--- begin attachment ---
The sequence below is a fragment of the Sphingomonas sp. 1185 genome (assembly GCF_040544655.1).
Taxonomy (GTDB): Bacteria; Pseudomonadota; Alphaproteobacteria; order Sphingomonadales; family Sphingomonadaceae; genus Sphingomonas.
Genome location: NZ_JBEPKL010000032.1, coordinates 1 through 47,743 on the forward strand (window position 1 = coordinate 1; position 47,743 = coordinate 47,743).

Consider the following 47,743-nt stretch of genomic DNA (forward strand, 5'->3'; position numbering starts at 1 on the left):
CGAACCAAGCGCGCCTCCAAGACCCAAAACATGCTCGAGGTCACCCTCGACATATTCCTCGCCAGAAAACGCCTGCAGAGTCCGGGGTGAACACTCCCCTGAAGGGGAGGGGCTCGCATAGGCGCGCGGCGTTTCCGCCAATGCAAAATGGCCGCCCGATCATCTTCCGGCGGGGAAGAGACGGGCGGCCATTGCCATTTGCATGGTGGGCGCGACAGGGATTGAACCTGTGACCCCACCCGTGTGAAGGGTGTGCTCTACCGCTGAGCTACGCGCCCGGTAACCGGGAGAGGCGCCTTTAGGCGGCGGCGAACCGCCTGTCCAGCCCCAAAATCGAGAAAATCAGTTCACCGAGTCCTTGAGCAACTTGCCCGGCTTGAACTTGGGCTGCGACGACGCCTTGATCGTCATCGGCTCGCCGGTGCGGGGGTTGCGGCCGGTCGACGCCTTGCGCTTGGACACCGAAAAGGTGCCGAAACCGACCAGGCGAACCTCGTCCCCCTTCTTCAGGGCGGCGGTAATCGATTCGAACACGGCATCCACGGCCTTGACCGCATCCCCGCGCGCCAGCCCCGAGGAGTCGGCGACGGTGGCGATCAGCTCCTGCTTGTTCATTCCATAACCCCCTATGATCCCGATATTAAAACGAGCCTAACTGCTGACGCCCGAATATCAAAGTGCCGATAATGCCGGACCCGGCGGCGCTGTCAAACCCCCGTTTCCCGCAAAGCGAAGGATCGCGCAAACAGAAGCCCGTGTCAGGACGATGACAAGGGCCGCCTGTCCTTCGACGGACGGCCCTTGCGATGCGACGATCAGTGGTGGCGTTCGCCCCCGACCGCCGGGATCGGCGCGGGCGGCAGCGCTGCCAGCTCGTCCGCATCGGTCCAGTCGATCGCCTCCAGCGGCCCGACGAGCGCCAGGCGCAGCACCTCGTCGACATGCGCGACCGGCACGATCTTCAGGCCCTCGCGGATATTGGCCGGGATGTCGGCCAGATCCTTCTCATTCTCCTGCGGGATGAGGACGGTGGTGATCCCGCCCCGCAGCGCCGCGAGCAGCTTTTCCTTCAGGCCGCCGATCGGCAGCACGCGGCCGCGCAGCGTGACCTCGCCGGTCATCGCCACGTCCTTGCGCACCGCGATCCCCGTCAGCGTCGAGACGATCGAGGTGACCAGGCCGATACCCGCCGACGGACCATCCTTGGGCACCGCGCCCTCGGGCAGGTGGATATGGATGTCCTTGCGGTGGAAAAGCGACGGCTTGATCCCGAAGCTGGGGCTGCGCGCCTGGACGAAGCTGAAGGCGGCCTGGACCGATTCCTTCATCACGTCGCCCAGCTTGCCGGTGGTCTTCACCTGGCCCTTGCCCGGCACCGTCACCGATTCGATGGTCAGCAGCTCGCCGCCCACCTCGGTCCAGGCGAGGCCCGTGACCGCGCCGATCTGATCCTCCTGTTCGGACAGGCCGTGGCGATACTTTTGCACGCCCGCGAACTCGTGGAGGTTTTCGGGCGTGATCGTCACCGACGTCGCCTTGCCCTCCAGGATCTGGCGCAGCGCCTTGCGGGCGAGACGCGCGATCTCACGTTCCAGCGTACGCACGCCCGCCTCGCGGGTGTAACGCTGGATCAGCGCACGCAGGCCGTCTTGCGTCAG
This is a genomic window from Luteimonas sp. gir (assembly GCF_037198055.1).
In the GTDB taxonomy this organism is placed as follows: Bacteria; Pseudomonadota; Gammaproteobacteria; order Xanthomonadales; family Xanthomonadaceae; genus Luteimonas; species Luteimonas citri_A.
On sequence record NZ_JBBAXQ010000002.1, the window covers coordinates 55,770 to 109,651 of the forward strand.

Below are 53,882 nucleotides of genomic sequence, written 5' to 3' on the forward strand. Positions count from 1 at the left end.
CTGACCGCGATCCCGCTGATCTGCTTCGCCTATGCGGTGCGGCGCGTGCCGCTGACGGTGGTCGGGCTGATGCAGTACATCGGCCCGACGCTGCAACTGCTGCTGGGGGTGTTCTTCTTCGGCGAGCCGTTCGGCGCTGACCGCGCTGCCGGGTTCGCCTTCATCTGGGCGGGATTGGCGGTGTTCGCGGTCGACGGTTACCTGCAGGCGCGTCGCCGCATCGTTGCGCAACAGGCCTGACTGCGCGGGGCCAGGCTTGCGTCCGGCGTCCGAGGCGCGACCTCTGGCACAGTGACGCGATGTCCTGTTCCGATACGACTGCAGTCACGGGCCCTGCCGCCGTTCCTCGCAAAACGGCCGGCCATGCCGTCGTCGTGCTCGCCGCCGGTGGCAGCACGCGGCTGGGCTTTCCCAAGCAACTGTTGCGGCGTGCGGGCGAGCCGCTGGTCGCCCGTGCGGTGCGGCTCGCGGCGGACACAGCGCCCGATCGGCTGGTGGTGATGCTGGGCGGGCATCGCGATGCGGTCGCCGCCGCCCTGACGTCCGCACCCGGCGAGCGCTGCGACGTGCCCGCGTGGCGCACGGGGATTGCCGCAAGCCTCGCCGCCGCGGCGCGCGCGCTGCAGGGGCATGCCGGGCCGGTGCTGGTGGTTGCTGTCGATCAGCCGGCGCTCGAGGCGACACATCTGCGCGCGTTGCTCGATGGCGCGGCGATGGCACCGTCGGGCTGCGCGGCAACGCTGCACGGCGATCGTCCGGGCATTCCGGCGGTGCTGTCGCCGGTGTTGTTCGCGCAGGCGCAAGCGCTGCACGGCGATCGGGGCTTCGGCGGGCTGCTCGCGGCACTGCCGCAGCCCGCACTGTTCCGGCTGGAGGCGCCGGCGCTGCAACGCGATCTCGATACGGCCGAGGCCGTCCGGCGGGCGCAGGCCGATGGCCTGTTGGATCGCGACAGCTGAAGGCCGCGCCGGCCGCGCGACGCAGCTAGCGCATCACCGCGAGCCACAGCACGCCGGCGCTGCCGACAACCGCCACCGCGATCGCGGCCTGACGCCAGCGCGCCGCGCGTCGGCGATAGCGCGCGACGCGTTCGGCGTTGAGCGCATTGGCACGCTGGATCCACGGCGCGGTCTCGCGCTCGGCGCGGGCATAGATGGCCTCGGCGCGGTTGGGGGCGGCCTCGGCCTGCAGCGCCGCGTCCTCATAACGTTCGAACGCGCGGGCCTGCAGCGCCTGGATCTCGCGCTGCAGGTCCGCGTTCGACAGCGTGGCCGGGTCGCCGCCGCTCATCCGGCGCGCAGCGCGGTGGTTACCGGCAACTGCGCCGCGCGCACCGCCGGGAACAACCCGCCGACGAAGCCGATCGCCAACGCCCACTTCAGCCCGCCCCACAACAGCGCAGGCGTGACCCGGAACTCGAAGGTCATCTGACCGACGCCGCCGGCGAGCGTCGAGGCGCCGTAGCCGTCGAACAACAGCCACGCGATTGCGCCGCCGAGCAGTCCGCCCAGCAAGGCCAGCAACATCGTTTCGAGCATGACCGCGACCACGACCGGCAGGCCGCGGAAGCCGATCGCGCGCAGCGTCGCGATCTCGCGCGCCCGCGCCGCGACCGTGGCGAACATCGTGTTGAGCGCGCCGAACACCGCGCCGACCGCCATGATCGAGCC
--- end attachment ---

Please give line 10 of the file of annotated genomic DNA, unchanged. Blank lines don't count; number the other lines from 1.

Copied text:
CTGACCGCGATCCCGCTGATCTGCTTCGCCTATGCGGTGCGGCGCGTGCCGCTGACGGTGGTCGGGCTGATGCAGTACATCGGCCCGACGCTGCAACTGCTGCTGGGGGTGTTCTTCTTCGGCGAGCCGTTCGGCGCTGACCGCGCTGCCGGGTTCGCCTTCATCTGGGCGGGATTGGCGGTGTTCGCGGTCGACGGTTACCTGCAGGCGCGTCGCCGCATCGTTGCGCAACAGGCCTGACTGCGCGGGGCCAGGCTTGCGTCCGGCGTCCGAGGCGCGACCTCTGGCACAGTGACGCGATGTCCTGTTCCGATACGACTGCAGTCACGGGCCCTGCCGCCGTTCCTCGCAAAACGGCCGGCCATGCCGTCGTCGTGCTCGCCGCCGGTGGCAGCACGCGGCTGGGCTTTCCCAAGCAACTGTTGCGGCGTGCGGGCGAGCCGCTGGTCGCCCGTGCGGTGCGGCTCGCGGCGGACACAGCGCCCGATCGGCTGGTGGTGATGCTGGGCGGGCATCGCGATGCGGTCGCCGCCGCCCTGACGTCCGCACCCGGCGAGCGCTGCGACGTGCCCGCGTGGCGCACGGGGATTGCCGCAAGCCTCGCCGCCGCGGCGCGCGCGCTGCAGGGGCATGCCGGGCCGGTGCTGGTGGTTGCTGTCGATCAGCCGGCGCTCGAGGCGACACATCTGCGCGCGTTGCTCGATGGCGCGGCGATGGCACCGTCGGGCTGCGCGGCAACGCTGCACGGCGATCGTCCGGGCATTCCGGCGGTGCTGTCGCCGGTGTTGTTCGCGCAGGCGCAAGCGCTGCACGGCGATCGGGGCTTCGGCGGGCTGCTCGCGGCACTGCCGCAGCCCGCACTGTTCCGGCTGGAGGCGCCGGCGCTGCAACGCGATCTCGATACGGCCGAGGCCGTCCGGCGGGCGCAGGCCGATGGCCTGTTGGATCGCGACAGCTGAAGGCCGCGCCGGCCGCGCGACGCAGCTAGCGCATCACCGCGAGCCACAGCACGCCGGCGCTGCCGACAACCGCCACCGCGATCGCGGCCTGACGCCAGCGCGCCGCGCGTCGGCGATAGCGCGCGACGCGTTCGGCGTTGAGCGCATTGGCACGCTGGATCCACGGCGCGGTCTCGCGCTCGGCGCGGGCATAGATGGCCTCGGCGCGGTTGGGGGCGGCCTCGGCCTGCAGCGCCGCGTCCTCATAACGTTCGAACGCGCGGGCCTGCAGCGCCTGGATCTCGCGCTGCAGGTCCGCGTTCGACAGCGTGGCCGGGTCGCCGCCGCTCATCCGGCGCGCAGCGCGGTGGTTACCGGCAACTGCGCCGCGCGCACCGCCGGGAACAACCCGCCGACGAAGCCGATCGCCAACGCCCACTTCAGCCCGCCCCACAACAGCGCAGGCGTGACCCGGAACTCGAAGGTCATCTGACCGACGCCGCCGGCGAGCGTCGAGGCGCCGTAGCCGTCGAACAACAGCCACGCGATTGCGCCGCCGAGCAGTCCGCCCAGCAAGGCCAGCAACATCGTTTCGAGCATGACCGCGACCACGACCGGCAGGCCGCGGAAGCCGATCGCGCGCAGCGTCGCGATCTCGCGCGCCCGCGCCGCGACCGTGGCGAACATCGTGTTGAGCGCGCCGAACACCGCGCCGACCGCCATGATCGAGCC